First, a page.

GOLDBERG: Well, he - you're right, he has not officially said he's endorsing Roy Moore. He has just basically talked around in every conceivable way to make it sound like he's endorsing Roy Moore because he is endorsing him.

MARTIN: He's all but endorsing Roy Moore.

GOLDBERG: Right, right, he just hasn't said those magic words. I think part of it is, they really want that Senate seat. They feel like they need that Senate seat for some early votes coming up. I think long term, Roy Moore is an unbelievable poison pill for the Republican Party and a terrible idea for the Republican Party, even if he gives you a vote on the Senate - on the tax bill.

MARTIN: Yeah.

GOLDBERG: That said, it also seems in the last few days that he has now figured out that he wants to analogize it to the "Access Hollywood" tape and...

MARTIN: The president.

GOLDBERG: The president does. And...

MARTIN: ...Which he's now claiming - or has at least said privately - that these things may have been manufactured.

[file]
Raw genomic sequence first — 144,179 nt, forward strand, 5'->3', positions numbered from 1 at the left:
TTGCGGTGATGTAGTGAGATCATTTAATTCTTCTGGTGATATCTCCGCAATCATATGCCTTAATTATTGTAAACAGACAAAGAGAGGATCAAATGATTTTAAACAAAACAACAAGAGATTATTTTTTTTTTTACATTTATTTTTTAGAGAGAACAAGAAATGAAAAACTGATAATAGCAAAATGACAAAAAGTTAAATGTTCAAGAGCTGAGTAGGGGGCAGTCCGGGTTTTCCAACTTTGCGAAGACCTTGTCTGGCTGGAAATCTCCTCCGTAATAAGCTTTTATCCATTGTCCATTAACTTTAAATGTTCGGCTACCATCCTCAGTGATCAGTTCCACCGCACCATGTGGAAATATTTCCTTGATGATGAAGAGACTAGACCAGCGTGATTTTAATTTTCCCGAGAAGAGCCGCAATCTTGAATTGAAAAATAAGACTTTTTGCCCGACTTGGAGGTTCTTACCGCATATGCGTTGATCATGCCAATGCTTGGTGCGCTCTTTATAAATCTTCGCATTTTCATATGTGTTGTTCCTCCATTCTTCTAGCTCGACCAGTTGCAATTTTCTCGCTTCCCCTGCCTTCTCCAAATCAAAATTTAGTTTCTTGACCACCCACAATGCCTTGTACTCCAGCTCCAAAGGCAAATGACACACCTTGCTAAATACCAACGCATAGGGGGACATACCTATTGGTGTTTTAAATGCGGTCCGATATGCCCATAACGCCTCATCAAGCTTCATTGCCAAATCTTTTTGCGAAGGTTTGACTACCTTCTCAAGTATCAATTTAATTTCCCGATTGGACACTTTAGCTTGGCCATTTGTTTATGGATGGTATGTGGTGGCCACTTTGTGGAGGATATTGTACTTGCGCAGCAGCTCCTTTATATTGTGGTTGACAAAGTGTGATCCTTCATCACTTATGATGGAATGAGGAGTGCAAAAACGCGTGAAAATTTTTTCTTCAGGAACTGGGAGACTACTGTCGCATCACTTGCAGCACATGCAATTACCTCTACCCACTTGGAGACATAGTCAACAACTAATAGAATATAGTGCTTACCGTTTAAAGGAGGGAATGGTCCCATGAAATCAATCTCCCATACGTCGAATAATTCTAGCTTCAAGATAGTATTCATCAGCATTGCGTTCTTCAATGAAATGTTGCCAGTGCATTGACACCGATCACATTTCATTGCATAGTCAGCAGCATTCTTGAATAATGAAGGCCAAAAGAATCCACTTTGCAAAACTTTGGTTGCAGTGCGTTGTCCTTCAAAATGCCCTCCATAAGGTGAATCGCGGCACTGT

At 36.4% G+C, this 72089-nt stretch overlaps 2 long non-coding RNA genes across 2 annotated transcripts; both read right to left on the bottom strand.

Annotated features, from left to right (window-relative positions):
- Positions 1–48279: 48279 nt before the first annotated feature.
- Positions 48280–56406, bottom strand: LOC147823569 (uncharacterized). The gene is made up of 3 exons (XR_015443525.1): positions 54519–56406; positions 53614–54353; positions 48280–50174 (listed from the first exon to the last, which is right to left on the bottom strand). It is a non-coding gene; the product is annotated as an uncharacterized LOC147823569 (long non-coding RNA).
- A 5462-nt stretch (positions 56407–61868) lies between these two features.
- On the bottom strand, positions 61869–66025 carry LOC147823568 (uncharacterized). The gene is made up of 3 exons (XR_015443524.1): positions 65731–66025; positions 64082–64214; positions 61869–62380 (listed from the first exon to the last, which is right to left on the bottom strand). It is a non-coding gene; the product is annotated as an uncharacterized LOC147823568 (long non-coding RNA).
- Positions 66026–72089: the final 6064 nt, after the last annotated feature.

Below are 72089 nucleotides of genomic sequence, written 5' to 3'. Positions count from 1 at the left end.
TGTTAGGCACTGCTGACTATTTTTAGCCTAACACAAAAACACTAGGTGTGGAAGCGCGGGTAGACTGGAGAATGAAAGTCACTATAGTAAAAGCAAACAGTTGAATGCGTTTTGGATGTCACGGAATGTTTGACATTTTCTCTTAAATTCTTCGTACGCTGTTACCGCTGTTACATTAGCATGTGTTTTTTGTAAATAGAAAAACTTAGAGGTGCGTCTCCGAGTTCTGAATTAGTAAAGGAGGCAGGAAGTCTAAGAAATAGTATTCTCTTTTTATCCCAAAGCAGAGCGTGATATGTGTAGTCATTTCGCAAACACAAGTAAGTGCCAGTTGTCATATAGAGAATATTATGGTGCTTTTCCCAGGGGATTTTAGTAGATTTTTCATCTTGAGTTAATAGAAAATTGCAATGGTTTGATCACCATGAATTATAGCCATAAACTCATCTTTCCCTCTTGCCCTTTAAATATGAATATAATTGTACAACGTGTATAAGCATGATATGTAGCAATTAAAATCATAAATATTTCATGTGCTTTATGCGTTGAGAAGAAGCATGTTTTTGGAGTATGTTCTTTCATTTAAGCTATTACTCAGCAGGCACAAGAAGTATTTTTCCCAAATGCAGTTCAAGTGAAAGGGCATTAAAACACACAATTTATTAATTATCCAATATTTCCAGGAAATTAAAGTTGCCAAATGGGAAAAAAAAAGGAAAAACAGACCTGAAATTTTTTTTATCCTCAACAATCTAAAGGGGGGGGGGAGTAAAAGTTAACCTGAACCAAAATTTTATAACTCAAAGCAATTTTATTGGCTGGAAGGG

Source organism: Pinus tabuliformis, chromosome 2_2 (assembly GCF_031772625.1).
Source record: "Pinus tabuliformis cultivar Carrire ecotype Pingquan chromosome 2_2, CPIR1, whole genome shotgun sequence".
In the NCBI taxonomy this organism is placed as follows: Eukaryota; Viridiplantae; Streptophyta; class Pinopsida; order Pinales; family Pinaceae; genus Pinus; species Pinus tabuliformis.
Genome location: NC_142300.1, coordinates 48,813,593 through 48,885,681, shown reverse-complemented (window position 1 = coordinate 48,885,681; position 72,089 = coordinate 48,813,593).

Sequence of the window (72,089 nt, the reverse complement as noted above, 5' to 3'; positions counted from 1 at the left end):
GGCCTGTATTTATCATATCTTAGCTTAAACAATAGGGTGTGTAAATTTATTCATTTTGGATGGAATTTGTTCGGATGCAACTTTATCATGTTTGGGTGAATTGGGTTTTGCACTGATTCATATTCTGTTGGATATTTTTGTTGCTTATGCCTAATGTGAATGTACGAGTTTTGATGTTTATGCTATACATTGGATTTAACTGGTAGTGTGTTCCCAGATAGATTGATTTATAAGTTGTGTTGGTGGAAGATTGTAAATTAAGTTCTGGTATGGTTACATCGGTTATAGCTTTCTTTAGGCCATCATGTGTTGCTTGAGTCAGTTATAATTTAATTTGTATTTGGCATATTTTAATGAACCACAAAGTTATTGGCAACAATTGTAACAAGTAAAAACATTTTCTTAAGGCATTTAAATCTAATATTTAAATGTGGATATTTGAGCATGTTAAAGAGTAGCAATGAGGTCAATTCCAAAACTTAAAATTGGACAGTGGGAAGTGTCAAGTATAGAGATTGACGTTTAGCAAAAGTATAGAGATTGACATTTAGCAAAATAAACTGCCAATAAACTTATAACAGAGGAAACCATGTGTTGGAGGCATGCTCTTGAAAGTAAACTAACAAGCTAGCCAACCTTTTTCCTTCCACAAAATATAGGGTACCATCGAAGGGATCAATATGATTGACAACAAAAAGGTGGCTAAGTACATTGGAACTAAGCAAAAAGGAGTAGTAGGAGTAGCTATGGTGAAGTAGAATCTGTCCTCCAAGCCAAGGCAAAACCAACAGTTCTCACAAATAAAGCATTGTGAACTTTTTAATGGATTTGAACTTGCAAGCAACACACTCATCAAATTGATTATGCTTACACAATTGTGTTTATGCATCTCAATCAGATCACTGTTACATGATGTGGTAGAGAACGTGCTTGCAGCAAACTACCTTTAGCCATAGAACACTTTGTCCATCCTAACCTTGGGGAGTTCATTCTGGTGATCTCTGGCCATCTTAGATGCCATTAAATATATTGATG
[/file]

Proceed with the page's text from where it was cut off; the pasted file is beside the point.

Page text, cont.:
GOLDBERG: Yeah, you know, that's the weirdest thing about, you know, the - ever since they touched the orb, everything has been going differently. And the whole thing that the president of United States says that a credible video - I mean, audio or video of him confessing to incriminating thing - self-incriminating acts was adulterated or fabricated - in normal times, that would be a very large story, it seems to me. And instead, it's just now written off as sort of the normalized world of...

MARTIN: Just a parenthetical.

GOLDBERG: This is what Donald Trump - how Donald Trump talks.

MARTIN: But the point is, he is trying to draw this connection. He sees himself in Roy Moore in some way as a man who is victimized by unfair allegations.